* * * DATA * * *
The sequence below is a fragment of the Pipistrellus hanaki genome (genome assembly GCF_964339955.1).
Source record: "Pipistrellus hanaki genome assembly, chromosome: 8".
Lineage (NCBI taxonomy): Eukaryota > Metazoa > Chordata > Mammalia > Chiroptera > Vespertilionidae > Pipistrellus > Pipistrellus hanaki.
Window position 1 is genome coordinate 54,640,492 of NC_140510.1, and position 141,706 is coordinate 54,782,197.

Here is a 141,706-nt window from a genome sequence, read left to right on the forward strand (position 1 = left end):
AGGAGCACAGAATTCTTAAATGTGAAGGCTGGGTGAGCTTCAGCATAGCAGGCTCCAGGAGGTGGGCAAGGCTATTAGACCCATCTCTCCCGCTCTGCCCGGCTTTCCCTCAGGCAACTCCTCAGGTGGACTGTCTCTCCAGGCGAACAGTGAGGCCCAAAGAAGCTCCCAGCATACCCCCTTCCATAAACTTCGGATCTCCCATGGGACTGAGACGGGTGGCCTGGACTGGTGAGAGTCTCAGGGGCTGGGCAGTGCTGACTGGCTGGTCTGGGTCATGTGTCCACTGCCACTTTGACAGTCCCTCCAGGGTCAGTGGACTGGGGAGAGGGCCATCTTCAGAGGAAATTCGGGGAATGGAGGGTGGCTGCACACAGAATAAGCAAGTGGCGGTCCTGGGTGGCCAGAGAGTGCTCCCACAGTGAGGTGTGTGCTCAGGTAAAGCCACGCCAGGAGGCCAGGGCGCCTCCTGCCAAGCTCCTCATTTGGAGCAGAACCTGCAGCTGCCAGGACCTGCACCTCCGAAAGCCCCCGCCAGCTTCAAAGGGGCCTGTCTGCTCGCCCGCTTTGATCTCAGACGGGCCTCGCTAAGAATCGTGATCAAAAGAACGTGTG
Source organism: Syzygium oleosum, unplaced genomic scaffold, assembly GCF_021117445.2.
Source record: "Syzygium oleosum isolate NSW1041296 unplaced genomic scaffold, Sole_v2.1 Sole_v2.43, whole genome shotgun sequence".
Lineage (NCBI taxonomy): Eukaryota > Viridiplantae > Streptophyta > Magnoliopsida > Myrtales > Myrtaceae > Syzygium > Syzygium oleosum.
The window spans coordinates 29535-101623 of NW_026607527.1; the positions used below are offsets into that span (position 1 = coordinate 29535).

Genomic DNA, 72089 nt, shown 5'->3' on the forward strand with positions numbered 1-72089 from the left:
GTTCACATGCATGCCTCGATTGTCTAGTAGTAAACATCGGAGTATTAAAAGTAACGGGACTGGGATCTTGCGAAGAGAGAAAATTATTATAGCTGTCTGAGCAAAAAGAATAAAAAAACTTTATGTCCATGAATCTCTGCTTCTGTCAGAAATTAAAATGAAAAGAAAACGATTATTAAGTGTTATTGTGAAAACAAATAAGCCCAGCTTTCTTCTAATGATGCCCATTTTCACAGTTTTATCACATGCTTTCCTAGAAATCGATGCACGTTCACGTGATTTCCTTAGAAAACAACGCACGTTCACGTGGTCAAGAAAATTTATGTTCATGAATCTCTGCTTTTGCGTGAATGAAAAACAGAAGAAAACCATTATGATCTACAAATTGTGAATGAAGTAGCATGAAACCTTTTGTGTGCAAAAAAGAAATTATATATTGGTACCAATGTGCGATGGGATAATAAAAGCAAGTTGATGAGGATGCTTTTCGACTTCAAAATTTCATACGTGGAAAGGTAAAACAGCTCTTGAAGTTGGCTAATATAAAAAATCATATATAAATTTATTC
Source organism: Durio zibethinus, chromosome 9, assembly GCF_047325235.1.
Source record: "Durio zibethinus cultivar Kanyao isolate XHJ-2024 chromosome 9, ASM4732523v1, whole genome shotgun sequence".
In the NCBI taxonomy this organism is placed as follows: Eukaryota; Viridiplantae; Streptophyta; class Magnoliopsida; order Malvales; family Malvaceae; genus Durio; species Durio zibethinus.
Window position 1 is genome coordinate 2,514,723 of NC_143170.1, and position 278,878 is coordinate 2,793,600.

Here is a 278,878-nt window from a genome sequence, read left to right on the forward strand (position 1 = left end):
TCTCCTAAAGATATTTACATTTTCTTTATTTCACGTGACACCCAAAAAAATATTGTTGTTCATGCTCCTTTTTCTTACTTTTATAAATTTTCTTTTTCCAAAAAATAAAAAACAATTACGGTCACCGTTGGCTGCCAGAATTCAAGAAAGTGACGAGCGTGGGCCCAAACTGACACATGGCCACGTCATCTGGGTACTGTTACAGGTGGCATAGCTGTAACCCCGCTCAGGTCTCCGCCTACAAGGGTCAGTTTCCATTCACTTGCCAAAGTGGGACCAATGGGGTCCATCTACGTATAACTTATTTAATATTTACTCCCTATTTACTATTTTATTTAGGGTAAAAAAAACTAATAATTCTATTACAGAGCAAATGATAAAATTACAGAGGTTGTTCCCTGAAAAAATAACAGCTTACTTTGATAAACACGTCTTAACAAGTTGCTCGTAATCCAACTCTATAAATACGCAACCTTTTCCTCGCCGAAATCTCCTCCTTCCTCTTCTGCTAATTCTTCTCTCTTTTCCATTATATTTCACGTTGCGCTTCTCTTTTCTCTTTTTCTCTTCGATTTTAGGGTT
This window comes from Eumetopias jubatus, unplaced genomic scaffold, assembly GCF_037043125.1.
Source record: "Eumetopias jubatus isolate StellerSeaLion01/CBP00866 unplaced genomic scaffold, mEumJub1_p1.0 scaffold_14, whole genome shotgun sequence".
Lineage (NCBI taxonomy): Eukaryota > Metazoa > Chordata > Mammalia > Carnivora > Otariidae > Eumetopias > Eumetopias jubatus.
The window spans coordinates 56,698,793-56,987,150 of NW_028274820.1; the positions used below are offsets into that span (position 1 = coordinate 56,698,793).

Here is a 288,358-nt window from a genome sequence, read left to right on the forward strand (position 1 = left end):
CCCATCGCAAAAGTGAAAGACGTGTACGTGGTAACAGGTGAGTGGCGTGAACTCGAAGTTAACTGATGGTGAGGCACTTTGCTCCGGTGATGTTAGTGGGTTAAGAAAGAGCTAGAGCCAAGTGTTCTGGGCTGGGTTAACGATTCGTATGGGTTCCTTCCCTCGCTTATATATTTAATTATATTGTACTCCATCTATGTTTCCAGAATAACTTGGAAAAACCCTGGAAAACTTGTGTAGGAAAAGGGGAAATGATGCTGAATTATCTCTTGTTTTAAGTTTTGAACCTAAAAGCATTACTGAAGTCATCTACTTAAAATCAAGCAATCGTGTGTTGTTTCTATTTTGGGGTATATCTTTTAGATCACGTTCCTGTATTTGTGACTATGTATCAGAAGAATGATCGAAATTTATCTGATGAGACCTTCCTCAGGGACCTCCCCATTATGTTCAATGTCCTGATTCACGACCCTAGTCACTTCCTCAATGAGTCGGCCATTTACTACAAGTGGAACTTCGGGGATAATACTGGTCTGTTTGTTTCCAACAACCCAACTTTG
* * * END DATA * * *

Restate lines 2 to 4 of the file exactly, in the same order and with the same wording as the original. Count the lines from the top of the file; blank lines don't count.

Source record: "Pipistrellus hanaki genome assembly, chromosome: 8".
Lineage (NCBI taxonomy): Eukaryota > Metazoa > Chordata > Mammalia > Chiroptera > Vespertilionidae > Pipistrellus > Pipistrellus hanaki.
Window position 1 is genome coordinate 54,640,492 of NC_140510.1, and position 141,706 is coordinate 54,782,197.